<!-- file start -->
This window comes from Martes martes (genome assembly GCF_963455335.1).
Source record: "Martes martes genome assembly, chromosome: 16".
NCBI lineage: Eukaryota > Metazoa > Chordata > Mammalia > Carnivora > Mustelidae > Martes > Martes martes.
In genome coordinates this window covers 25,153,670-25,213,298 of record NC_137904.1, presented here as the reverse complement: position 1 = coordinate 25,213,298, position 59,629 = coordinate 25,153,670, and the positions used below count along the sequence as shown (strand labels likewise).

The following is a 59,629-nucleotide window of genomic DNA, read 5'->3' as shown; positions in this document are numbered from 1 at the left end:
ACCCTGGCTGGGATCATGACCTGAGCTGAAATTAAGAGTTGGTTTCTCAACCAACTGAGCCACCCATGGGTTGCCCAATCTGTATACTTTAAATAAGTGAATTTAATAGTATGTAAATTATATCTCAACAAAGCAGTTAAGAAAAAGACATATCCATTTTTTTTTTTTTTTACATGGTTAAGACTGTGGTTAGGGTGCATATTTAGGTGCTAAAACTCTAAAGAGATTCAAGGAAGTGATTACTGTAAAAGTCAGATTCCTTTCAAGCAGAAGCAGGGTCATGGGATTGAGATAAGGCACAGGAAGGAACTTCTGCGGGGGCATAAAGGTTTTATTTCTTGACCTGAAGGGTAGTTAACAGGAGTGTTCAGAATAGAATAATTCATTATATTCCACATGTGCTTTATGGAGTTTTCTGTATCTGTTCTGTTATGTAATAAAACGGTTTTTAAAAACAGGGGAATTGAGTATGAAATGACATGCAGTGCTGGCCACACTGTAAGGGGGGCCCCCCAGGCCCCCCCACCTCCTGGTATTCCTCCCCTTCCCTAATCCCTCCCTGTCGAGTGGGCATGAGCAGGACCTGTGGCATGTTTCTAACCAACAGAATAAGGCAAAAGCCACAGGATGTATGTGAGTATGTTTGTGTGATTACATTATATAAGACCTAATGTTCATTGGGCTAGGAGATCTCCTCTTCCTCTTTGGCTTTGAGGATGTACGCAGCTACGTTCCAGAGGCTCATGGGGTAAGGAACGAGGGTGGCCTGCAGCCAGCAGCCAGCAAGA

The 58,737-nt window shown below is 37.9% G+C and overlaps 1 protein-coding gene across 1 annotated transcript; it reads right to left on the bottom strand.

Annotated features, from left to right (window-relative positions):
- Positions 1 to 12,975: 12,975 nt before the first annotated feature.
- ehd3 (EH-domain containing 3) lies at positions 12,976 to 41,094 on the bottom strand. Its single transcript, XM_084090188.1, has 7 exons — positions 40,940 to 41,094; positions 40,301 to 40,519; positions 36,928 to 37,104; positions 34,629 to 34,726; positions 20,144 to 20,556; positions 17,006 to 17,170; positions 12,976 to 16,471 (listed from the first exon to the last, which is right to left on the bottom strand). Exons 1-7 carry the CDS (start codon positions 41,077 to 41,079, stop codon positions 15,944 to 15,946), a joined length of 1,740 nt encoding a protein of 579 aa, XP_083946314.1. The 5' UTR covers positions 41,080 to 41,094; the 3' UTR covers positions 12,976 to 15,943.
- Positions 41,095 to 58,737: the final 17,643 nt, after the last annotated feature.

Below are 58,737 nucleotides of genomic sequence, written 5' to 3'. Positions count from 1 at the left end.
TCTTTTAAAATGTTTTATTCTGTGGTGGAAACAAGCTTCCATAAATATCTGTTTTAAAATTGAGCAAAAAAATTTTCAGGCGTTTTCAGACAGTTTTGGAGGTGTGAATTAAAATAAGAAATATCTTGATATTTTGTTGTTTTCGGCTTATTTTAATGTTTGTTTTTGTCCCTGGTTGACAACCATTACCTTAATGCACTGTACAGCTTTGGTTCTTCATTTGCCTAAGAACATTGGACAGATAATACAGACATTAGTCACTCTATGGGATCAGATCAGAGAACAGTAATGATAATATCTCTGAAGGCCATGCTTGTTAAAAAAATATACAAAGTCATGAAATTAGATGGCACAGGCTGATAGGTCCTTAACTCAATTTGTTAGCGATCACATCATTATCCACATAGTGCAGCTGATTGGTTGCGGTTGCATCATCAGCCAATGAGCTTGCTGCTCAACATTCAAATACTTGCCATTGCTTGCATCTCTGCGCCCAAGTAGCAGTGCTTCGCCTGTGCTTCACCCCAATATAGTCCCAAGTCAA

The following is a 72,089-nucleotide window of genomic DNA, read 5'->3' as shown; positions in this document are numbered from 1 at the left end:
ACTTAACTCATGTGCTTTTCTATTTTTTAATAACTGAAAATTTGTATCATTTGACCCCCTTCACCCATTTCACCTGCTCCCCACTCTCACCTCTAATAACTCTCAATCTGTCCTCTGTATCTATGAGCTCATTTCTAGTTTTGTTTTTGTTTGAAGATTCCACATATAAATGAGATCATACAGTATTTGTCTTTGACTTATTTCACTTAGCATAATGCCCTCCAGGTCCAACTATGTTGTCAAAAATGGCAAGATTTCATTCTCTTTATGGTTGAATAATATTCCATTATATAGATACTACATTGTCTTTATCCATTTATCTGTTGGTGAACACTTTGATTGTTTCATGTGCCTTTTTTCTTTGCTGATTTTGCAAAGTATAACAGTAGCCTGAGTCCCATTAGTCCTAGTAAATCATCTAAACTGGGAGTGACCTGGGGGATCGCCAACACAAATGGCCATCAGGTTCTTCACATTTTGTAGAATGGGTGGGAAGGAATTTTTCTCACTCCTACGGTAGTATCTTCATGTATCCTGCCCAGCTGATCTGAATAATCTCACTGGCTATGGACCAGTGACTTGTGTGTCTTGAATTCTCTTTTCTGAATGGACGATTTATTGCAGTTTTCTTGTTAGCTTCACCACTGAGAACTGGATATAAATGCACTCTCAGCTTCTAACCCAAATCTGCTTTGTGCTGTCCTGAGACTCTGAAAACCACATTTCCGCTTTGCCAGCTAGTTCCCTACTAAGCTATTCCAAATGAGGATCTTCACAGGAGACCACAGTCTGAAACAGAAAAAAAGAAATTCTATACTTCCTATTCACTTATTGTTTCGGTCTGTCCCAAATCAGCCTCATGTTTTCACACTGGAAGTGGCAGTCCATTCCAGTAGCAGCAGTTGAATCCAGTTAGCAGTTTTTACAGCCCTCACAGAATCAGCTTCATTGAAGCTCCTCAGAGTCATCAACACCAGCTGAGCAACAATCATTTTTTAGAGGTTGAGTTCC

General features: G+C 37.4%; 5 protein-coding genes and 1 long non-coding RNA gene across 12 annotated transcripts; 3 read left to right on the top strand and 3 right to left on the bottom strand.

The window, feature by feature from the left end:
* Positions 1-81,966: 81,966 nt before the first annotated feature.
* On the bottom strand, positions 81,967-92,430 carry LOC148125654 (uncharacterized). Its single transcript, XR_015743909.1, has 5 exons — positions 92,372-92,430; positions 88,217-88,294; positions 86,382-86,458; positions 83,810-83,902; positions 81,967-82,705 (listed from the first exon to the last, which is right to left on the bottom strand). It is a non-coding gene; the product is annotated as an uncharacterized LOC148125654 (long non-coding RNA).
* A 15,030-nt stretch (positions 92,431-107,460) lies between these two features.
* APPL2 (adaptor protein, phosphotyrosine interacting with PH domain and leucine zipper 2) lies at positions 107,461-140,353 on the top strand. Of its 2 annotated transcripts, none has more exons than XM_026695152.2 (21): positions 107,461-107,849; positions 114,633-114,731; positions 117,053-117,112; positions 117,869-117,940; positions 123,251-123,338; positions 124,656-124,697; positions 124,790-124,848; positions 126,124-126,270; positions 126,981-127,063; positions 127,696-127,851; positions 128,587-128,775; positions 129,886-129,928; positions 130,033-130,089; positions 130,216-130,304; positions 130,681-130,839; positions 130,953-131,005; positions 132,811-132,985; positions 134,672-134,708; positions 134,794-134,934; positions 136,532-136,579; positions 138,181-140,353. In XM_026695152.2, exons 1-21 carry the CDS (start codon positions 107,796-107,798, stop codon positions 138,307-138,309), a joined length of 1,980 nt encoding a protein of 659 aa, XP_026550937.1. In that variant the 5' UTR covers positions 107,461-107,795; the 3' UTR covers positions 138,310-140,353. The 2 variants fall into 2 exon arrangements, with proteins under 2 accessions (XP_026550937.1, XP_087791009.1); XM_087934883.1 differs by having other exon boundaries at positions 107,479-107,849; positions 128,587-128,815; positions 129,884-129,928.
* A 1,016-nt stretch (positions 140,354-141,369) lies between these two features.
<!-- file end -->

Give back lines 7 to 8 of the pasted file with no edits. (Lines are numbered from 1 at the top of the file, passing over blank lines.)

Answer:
The 58,737-nt window shown below is 37.9% G+C and overlaps 1 protein-coding gene across 1 annotated transcript; it reads right to left on the bottom strand.

Annotated features, from left to right (window-relative positions):